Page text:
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Plantain empanadas and tips for engaging with your inner hater

Green plantain empanadas with chicken, by Katashi’s Kitchen Cuisine

Welcome to installment #58 of GetSomeJoy’s Daily Breakfast Situation, a weekday check-in with recipes, joy-flavored stories, and tools for thriving.

It’s hand pie week around here. Whether baked, fried, crimped, rolled, store-bought, or handmade, there are no losers in the portable pie game.

(Unless you find a chicken bone in yours like I did that one treacherous Harlem afternoon. All hand pies ain’t baked with love.)

Before I was introduced to samosas, pastelitos, or spanakopitas, I was blessed with the glory of handheld meat-filled pockets of flaky bliss via my grandmother’s famous patties. She is the Panama-born daughter of a Jamaican woman, and learned to make her beef patty-inspired empanadas sixty years ago by watching other women in her community cooking and selling food to support their families.

The golden, crescent-shaped, fork-crimped gifts from her two bountiful ovens have since been a staple of my life and parties in her home or at Gold Teeth Clan gatherings from Hampton, Virginia to Kileen, Texas to Panama City, Panama.

Gifts from a Grandma: a clear plastic tray of golden beef empanadas that bring joy to all who touch them.

I recently had to check myself and remember those sixty years of practice while kicking myself after a sloppy but motherfucking delicious test batch of glazed blueberry empanadas. I also learned by watching her, the one time in history she allowed someone to behold and transcribe her two-day empanada-making process.

I hold the keys to the kingdom.

I’ve only seen my Grandma make beef or turkey patties. They’re typically baked, but every now and then she would give them a loving grease bath and they’d puff up like her fried bakes. The baked ones are identical, sealed and browned to perfection each time. A high bar to meet.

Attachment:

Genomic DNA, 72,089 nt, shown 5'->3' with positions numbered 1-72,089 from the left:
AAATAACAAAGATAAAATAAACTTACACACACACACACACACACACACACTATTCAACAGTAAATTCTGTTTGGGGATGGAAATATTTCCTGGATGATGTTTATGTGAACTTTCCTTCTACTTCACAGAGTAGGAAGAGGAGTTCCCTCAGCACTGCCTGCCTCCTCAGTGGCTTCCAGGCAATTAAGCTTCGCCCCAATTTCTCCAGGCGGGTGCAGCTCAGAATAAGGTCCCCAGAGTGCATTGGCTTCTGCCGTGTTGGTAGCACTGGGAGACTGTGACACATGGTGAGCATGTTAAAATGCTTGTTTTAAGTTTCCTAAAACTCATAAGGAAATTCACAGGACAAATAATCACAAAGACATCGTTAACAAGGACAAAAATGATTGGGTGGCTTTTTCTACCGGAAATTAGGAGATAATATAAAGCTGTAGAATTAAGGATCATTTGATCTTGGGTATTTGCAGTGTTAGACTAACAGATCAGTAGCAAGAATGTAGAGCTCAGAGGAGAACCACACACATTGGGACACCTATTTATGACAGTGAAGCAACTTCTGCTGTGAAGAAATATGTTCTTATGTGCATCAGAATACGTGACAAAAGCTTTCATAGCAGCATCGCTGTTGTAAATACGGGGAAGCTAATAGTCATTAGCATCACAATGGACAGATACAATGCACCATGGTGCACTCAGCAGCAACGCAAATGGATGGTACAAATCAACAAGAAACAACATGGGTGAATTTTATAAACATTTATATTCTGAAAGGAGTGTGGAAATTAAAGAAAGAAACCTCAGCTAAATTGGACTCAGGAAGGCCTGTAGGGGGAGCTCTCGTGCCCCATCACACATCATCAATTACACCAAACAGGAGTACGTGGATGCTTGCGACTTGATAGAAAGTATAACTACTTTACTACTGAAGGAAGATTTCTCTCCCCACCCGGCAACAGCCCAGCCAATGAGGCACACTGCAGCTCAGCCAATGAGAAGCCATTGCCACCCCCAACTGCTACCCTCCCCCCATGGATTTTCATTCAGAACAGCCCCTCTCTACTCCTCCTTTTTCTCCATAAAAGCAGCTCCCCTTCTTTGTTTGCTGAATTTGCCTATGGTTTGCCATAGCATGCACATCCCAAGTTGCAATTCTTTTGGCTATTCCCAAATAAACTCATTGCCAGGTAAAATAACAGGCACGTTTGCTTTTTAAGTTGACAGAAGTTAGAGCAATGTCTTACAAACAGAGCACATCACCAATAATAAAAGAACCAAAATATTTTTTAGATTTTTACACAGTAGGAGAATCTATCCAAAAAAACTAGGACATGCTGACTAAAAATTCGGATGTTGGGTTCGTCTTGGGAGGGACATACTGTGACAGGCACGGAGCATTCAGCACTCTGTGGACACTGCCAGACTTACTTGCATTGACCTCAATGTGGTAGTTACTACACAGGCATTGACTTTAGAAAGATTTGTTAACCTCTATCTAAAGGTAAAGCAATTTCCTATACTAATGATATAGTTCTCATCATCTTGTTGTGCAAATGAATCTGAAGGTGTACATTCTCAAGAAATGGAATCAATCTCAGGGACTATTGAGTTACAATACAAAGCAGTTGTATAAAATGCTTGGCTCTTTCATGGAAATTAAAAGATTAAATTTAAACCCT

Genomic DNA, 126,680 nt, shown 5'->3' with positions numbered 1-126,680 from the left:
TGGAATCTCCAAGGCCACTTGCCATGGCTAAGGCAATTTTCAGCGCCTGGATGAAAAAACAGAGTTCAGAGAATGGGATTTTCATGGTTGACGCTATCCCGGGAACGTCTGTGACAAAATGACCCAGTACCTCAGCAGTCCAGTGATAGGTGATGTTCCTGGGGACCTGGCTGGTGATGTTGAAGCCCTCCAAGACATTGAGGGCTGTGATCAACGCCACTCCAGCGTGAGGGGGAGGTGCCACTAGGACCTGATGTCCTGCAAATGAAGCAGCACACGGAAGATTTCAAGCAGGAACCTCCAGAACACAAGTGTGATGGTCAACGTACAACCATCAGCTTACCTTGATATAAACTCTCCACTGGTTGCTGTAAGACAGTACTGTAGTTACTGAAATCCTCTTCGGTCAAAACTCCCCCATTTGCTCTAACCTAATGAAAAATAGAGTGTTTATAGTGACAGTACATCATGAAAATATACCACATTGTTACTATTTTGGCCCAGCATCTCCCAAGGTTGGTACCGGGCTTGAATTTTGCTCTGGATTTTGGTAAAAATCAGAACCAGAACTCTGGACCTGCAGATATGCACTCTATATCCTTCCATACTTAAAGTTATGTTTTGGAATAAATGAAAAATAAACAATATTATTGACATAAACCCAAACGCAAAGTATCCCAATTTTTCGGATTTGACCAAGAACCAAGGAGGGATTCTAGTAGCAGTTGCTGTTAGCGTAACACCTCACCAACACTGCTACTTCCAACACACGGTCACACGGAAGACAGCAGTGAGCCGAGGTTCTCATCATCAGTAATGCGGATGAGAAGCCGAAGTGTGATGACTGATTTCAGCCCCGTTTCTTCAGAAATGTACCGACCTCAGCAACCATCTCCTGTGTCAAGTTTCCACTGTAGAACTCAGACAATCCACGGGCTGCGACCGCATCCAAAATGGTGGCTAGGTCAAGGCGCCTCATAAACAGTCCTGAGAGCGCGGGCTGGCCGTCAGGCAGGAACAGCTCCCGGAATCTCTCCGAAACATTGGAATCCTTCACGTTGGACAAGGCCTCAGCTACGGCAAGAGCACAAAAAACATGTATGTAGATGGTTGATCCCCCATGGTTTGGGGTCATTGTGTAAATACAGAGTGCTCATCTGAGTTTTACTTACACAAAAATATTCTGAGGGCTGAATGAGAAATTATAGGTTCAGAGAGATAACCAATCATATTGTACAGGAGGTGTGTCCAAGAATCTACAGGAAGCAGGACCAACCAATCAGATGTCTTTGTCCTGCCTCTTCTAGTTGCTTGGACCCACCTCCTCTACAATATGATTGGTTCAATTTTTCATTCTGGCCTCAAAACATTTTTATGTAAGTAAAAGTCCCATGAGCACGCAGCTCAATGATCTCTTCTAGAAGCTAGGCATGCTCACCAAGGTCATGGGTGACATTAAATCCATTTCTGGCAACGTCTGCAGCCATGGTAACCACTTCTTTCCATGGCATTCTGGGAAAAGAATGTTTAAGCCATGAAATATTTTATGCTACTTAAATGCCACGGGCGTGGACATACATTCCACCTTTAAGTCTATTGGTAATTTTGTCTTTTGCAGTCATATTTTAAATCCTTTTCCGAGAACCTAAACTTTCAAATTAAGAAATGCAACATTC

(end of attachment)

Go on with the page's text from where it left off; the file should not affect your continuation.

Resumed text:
To lessen my stress, I’ve been doing my own thing, experimenting with all kinds of fillings and dough flavors, doing the most with roasted winter squash, berry, and cheese-filled patties whereas Grandma usually stuck with savory meat ones.

I also had to remember her admission that, decades in, she still made mistakes and told me that “I just eat the ones that don’t come out right. They taste just as good as the pretty ones.”

They sure the fuck do.

While I marinate on what kind of empanada I’ll make for my family this weekend, I’ll leave you with this chicken-filled green plantain empanada from Katashi’s Kitchen Cuisine to start the hand pie party.

Boiled, mashed, flavored, and flattened green plantain makes a great empanada disc without the stress of making a flour-based dough.

Mmmhm.

A few things to moisturize your spirit:

When I think of bell hooks I think of a mirror being held ever so rightly toward a better future, a mirror held up to each other, a reflection of a language that we will spend years unpacking. — Joel León

  • Bernice L. McFadden wrote about an unexpected connection in the land of Mardi Gras.

I’d learned Mr. Joshua was homeless quite by accident. One morning I came down to smoke earlier than usual, and there he was, sound asleep, right where I’d left him the night before.

Being self-critical comes naturally for a lot of people. It’s easy to focus on the one bad review or the tiny flaw in an otherwise perfect presentation. Psychologist Joy Harden Bradford walks us through some strategies to quiet down those negative thoughts, including how to monitor and interrogate your negative self-talk and replace it with positive self-talk.

Dassit.

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Alexander Hardy

Alexander Hardy

Grits-powered writer, home chef, & mental health warrior. Founder: GetSomeJoy + The War on Spiritual Ashiness. getsomejoy.com + thealexanderhardy.com